- Repair & Care
The 2010 Lexus IS F remains a sleeper.
Not because it can't blow the doors off most sport sedans: It can.
But it's a sleeper because it's still very early in its life, and no one associates Toyota Motor Corp.'s luxury brand with a true performance brand: They should.
In fact, it's an absolute hoot to drive. The first performance Lexus, introduced in 2008, is surgical in its precision. Every detail feels exact and plush.
For this model year, Lexus has even bumped up its offerings, including things like the first direct shift eight-speed automatic, a Torsen limited slip differential and connectivity for the driver's iPod or other personal music device. The additions improve the car's capabilities and its user friendliness, which make them exactly the kinds of things you want to add. Of course, the new 19-inch tire package is pretty nice too.
My Matador Red test vehicle might as well have come with neon signs that screamed, "Pull me over, officer," as this car looks almost as fast as it goes.
The 5-liter V-8 cranks out 416 horsepower and 371 pound-feet of torque at an incredible pace. But this is not a car in which Lexus just threw in a big V-8 and hoped for the best. The engine is refined and very high-tech.
Lexus included direct-to-port fuel injection, an electronic throttle system, dual air intake system that adjusts airflow depending on how hard the engine is running and a scavenge pump that forces oil into the cylinders even if the car is taking corners that surpass 1 G of force. These are serious, high-tech pieces that all play to this car's look and feel.
There's also the Vehicle Dynamics Integrated Management system that can transfer power through the rear axle to one wheel or the other and limit an inside tire from spinning too much through a turn. The VDIM also allows a driver to select the type of performance he or she wants -- normal, sport or snow -- and the vehicle adjusts accordingly.
When you use the manual direct shift to feel all that torque, the car will make you laugh out loud it is so quick. In automatic mode, the car quickly clicks through its gears with hardly a noticeable shift. It even sounds incredibly smooth. Of course, having eight gears at my disposal was even more interesting because if I were in manual mode and on the highway, I often found myself in sixth or seventh gear and never thought to push it to eight -- the transmission equivalent of Nigel Tufnel's speaker that goes to 11.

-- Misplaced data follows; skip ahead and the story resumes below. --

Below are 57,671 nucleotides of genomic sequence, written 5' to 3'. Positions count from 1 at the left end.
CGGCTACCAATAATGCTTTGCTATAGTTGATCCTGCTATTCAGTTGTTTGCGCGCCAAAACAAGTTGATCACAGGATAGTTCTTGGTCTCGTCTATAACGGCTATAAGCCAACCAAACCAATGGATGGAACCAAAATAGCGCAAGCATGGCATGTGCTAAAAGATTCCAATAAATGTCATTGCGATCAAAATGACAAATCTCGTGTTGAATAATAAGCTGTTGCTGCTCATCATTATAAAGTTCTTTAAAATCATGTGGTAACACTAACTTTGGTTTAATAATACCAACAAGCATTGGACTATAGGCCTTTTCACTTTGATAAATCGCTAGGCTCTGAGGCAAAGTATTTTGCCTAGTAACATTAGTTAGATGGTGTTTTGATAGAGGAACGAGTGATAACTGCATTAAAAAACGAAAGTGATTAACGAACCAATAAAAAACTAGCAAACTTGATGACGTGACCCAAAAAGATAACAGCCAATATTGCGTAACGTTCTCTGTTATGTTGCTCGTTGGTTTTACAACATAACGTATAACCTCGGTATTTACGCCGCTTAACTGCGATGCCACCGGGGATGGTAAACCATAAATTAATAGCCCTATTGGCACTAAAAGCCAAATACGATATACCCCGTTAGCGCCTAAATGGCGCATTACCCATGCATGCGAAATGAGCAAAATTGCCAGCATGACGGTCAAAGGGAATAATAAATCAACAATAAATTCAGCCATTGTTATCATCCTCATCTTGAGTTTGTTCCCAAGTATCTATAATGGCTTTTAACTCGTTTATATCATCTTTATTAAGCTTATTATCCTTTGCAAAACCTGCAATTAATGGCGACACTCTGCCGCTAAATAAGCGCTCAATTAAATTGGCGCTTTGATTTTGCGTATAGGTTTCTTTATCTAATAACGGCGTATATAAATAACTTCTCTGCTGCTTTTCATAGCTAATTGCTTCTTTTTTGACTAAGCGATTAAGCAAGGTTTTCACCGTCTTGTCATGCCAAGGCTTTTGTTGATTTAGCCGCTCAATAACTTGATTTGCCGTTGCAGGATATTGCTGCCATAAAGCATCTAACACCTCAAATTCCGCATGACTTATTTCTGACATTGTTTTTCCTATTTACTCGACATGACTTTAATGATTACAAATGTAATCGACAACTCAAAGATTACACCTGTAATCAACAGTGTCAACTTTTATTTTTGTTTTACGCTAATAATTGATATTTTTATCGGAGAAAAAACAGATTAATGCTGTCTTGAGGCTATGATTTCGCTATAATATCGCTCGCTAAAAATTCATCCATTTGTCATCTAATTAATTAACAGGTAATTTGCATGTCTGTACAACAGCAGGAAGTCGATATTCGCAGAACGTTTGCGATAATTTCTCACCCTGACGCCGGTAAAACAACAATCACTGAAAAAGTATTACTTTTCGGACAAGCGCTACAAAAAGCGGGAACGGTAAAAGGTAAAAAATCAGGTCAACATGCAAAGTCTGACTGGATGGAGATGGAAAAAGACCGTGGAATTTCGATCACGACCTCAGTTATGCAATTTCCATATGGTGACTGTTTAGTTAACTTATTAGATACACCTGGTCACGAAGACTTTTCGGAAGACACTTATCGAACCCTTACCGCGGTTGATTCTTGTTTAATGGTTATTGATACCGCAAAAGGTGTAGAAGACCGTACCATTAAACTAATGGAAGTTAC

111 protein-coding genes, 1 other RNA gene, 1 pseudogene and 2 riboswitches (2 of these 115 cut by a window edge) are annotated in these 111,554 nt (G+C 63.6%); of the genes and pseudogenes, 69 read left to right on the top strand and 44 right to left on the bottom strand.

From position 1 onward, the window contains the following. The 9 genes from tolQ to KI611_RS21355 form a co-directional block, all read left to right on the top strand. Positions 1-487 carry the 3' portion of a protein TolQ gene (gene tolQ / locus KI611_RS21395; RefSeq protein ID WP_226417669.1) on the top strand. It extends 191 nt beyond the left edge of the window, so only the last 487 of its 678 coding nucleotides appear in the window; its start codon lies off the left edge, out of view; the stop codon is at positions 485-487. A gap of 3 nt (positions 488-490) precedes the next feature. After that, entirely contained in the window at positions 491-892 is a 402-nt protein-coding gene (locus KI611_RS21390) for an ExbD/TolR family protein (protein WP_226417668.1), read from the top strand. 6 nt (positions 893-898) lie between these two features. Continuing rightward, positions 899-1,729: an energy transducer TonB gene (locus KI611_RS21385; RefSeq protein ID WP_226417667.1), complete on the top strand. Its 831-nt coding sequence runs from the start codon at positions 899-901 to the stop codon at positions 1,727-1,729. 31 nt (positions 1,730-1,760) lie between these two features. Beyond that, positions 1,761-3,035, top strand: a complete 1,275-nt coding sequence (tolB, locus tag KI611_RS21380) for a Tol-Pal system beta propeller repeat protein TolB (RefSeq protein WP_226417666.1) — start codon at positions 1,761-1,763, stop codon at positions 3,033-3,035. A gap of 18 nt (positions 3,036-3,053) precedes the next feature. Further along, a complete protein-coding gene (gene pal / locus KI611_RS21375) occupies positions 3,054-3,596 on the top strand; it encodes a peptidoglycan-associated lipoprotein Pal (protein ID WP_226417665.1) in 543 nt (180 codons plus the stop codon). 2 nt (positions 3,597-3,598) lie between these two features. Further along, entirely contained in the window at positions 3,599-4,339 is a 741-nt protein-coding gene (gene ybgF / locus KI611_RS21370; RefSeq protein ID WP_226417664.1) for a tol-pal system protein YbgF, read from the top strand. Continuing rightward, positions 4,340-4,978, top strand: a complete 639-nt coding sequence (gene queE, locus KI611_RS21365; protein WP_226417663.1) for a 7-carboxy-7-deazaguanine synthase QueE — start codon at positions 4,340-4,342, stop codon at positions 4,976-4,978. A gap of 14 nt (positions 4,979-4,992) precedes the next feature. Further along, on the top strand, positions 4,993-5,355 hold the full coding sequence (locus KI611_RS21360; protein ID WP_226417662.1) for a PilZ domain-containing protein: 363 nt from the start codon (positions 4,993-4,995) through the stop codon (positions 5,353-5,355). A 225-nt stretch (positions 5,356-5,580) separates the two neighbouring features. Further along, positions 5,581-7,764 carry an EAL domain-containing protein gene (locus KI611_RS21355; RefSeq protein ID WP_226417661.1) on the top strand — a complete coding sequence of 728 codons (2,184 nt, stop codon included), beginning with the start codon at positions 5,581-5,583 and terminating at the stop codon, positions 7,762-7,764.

But maybe this car has an 11 mode, as it always seems to respond faster than you expect. The independent suspension provides a sporty ride, which means you can feel lots of bumps, but there's very little road or wind noise inside the car. The only thing you hear often is the sweet rumble of the engine.
In every way, the car's performance matches its looks, which are aggressive and mean -- and very unLexus-like.
The exterior plays off the trapezoidal-shaped front and rear fascia. The lines all around the car are sharp and well-defined. While most Lexus vehicles tend not to stand out in the parking lot, the IS F begs people to take a closer look. From the rear, double, double-stacked exhaust defusers (there are two on each side) add to the car's muscular looks. The rear spoiler is discreet and adds to the car's mystique, as people in the know will wonder what's under the hood to have a car like this need a spoiler.
The car's interior is just as nice. The racing seats hold you in very snugly, and the space inside feels like a performance cockpit. Lexus uses lots of aluminum trim throughout the cabin instead of silver plastic that only looks like aluminum. The difference is noticeable and appreciated.
Like other luxury carmakers with a performance badge, Lexus decorates the car with lots of F logos.
While this car keys on performance, with everything from big brakes (14.2-inch front rotors) and taut electric power steering, it never skips the luxury side of the equation either. There are the expected features such as push-button start and passive unlocking, which allows you to unlock the car by pulling on the door handle with the key still in your pocket.
There are the other features, such as 10-way power adjustable seats and dual climate zones as well as a 13-speaker stereo system and the USB connectivity for your music player or for keeping your iPhone 4 fully charged. There's also an optional 14-speaker Mark Levinson package that includes a navigation system and the Lexus Enform with Destination Assist, which connects the driver to an agent who can assist him or her.
The one area the IS F lacks is space. While the front two passengers have plenty of room -- there's nearly 44 inches of leg room -- the second row barely has 30 inches of space for your legs. Additionally, the race seats may hold you in nicely during tight corners, but they also tend to squeeze you too much on straightaways.
Really, this car comes down to its driving. It bites through corners and begs you to go faster. Late at night, when no one else is on the road, you say to yourself, I wonder what this car can really do?
But then, after pressing down on the gas and feeling the car instantly respond with throaty acceleration, you lift your foot off the pedal. This car is scary fast and you know it. There's no reason to test any limits tonight; maybe tomorrow.
The IS F may be a sleeper right now. But eventually people will learn. They always do.
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